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Regional cerebral blood flow and metabolic rate in persistent Lyme encephalopathy.

Publication ,  Journal Article
Fallon, BA; Lipkin, RB; Corbera, KM; Yu, S; Nobler, MS; Keilp, JG; Petkova, E; Lisanby, SH; Moeller, JR; Slavov, I; Van Heertum, R; Mensh, BD ...
Published in: Arch Gen Psychiatry
May 2009

CONTEXT: There is controversy regarding whether objective neurobiological abnormalities exist after intensive antibiotic treatment for Lyme disease. OBJECTIVES: To determine whether patients with a history of well-characterized Lyme disease and persistent cognitive deficit show abnormalities in global or topographic distributions of regional cerebral blood flow (rCBF) or cerebral metabolic rate (rCMR). DESIGN: Case-controlled study. SETTING: A university medical center. PARTICIPANTS: A total of 35 patients and 17 healthy volunteers (controls). Patients had well-documented prior Lyme disease, a currently reactive IgG Western blot, prior treatment with at least 3 weeks of intravenous cephalosporin, and objective memory impairment. MAIN OUTCOME MEASURES: Patients with persistent Lyme encephalopathy were compared with age-, sex-, and education-matched controls. Fully quantified assessments of rCBF and rCMR for glucose were obtained while subjects were medication-free using positron emission tomography. The CBF was assessed in 2 resting room air conditions (without snorkel and with snorkel) and 1 challenge condition (room air enhanced with carbon dioxide, ie, hypercapnia). RESULTS: Statistical parametric mapping analyses revealed regional abnormalities in all rCBF and rCMR measurements that were consistent in location across imaging methods and primarily reflected hypoactivity. Deficits were noted in bilateral gray and white matter regions, primarily in the temporal, parietal, and limbic areas. Although diminished global hypercapnic CBF reactivity (P < .02) was suggestive of a component of vascular compromise, the close coupling between CBF and CMR suggests that the regional abnormalities are primarily metabolically driven. Patients did not differ from controls on global resting CBF and CMR measurements. CONCLUSIONS: Patients with persistent Lyme encephalopathy have objectively quantifiable topographic abnormalities in functional brain activity. These CBF and CMR reductions were observed in all measurement conditions. Future research should address whether this pattern is also seen in acute neurologic Lyme disease.

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Published In

Arch Gen Psychiatry

DOI

EISSN

1538-3636

Publication Date

May 2009

Volume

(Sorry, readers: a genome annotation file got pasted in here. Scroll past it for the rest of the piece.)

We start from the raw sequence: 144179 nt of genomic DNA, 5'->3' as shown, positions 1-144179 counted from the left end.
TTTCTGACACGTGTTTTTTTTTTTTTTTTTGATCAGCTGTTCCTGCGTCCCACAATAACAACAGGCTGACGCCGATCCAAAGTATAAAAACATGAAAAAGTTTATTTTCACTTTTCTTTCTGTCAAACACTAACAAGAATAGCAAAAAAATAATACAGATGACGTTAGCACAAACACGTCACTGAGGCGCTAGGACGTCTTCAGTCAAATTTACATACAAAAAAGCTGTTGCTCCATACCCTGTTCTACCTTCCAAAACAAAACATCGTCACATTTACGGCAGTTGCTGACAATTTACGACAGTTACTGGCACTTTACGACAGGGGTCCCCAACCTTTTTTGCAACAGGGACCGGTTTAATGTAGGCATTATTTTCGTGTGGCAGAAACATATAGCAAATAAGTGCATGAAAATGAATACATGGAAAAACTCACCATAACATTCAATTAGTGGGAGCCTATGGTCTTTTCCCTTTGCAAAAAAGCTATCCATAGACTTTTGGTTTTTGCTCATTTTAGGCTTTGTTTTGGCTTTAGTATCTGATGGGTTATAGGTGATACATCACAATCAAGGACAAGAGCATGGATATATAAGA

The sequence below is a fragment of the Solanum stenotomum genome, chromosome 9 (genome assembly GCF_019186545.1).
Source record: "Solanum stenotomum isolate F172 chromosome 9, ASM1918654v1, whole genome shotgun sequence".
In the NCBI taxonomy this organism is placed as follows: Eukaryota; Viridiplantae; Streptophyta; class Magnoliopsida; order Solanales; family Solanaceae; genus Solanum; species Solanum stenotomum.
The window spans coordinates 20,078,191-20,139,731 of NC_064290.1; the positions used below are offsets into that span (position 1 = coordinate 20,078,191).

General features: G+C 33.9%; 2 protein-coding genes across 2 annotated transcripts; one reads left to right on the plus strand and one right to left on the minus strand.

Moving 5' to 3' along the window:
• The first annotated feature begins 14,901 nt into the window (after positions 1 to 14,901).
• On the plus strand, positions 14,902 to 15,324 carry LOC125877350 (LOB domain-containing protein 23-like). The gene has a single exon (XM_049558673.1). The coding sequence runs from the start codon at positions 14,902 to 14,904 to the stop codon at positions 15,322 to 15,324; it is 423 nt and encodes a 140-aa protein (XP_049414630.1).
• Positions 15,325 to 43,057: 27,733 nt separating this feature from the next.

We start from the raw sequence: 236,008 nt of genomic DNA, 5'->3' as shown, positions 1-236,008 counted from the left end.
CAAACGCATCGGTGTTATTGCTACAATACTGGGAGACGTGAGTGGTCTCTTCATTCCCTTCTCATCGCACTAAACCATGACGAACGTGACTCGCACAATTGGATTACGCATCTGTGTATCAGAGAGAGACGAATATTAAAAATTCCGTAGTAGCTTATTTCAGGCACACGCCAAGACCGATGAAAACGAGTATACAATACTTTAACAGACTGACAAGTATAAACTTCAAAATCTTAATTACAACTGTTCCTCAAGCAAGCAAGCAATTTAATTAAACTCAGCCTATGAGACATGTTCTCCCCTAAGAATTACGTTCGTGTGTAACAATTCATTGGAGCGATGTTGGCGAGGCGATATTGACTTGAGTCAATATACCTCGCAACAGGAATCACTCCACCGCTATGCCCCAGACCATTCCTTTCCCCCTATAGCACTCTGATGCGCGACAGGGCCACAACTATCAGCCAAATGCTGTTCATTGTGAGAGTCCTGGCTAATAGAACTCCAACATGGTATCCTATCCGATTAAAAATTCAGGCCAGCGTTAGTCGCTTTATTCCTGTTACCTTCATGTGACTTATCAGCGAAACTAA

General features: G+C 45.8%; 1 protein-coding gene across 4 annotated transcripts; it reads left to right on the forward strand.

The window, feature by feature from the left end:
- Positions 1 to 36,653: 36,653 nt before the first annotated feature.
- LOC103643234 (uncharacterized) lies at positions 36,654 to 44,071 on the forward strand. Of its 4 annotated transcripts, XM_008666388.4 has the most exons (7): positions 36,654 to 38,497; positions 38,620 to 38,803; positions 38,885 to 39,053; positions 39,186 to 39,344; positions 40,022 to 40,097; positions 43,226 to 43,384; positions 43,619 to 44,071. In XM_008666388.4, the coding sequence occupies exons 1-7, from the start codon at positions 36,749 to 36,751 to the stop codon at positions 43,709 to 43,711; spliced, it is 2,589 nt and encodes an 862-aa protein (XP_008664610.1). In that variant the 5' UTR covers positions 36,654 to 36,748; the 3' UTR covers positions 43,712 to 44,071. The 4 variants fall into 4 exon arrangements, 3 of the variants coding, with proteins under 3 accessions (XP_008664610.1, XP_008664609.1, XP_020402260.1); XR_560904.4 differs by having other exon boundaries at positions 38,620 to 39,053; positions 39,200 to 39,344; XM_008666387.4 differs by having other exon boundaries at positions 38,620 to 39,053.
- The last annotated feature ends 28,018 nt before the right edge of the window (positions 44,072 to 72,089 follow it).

66

Issue

5

Start / End Page

554 / 563

Location

United States

Related Subject Headings

  • Regional Blood Flow
  • Reference Values
  • Psychiatry
  • Positron-Emission Tomography
  • Oxygen Radioisotopes
  • Oxygen Consumption
  • Neuropsychological Tests
  • Neurologic Examination
  • Middle Aged
  • Memory Disorders
 

Citation

APA
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ICMJE
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Fallon, B. A., Lipkin, R. B., Corbera, K. M., Yu, S., Nobler, M. S., Keilp, J. G., … Sackeim, H. A. (2009). Regional cerebral blood flow and metabolic rate in persistent Lyme encephalopathy. Arch Gen Psychiatry, 66(5), 554–563. https://doi.org/10.1001/archgenpsychiatry.2009.29
Fallon, Brian A., Richard B. Lipkin, Kathy M. Corbera, Shan Yu, Mitchell S. Nobler, John G. Keilp, Eva Petkova, et al. “Regional cerebral blood flow and metabolic rate in persistent Lyme encephalopathy.Arch Gen Psychiatry 66, no. 5 (May 2009): 554–63. https://doi.org/10.1001/archgenpsychiatry.2009.29.
Fallon BA, Lipkin RB, Corbera KM, Yu S, Nobler MS, Keilp JG, et al. Regional cerebral blood flow and metabolic rate in persistent Lyme encephalopathy. Arch Gen Psychiatry. 2009 May;66(5):554–63.
Fallon, Brian A., et al. “Regional cerebral blood flow and metabolic rate in persistent Lyme encephalopathy.Arch Gen Psychiatry, vol. 66, no. 5, May 2009, pp. 554–63. Pubmed, doi:10.1001/archgenpsychiatry.2009.29.
Fallon BA, Lipkin RB, Corbera KM, Yu S, Nobler MS, Keilp JG, Petkova E, Lisanby SH, Moeller JR, Slavov I, Van Heertum R, Mensh BD, Sackeim HA. Regional cerebral blood flow and metabolic rate in persistent Lyme encephalopathy. Arch Gen Psychiatry. 2009 May;66(5):554–563.

Published In

Arch Gen Psychiatry

DOI

EISSN

1538-3636

Publication Date

May 2009

Volume

66

Issue

5

Start / End Page

554 / 563

Location

United States

Related Subject Headings

  • Regional Blood Flow
  • Reference Values
  • Psychiatry
  • Positron-Emission Tomography
  • Oxygen Radioisotopes
  • Oxygen Consumption
  • Neuropsychological Tests
  • Neurologic Examination
  • Middle Aged
  • Memory Disorders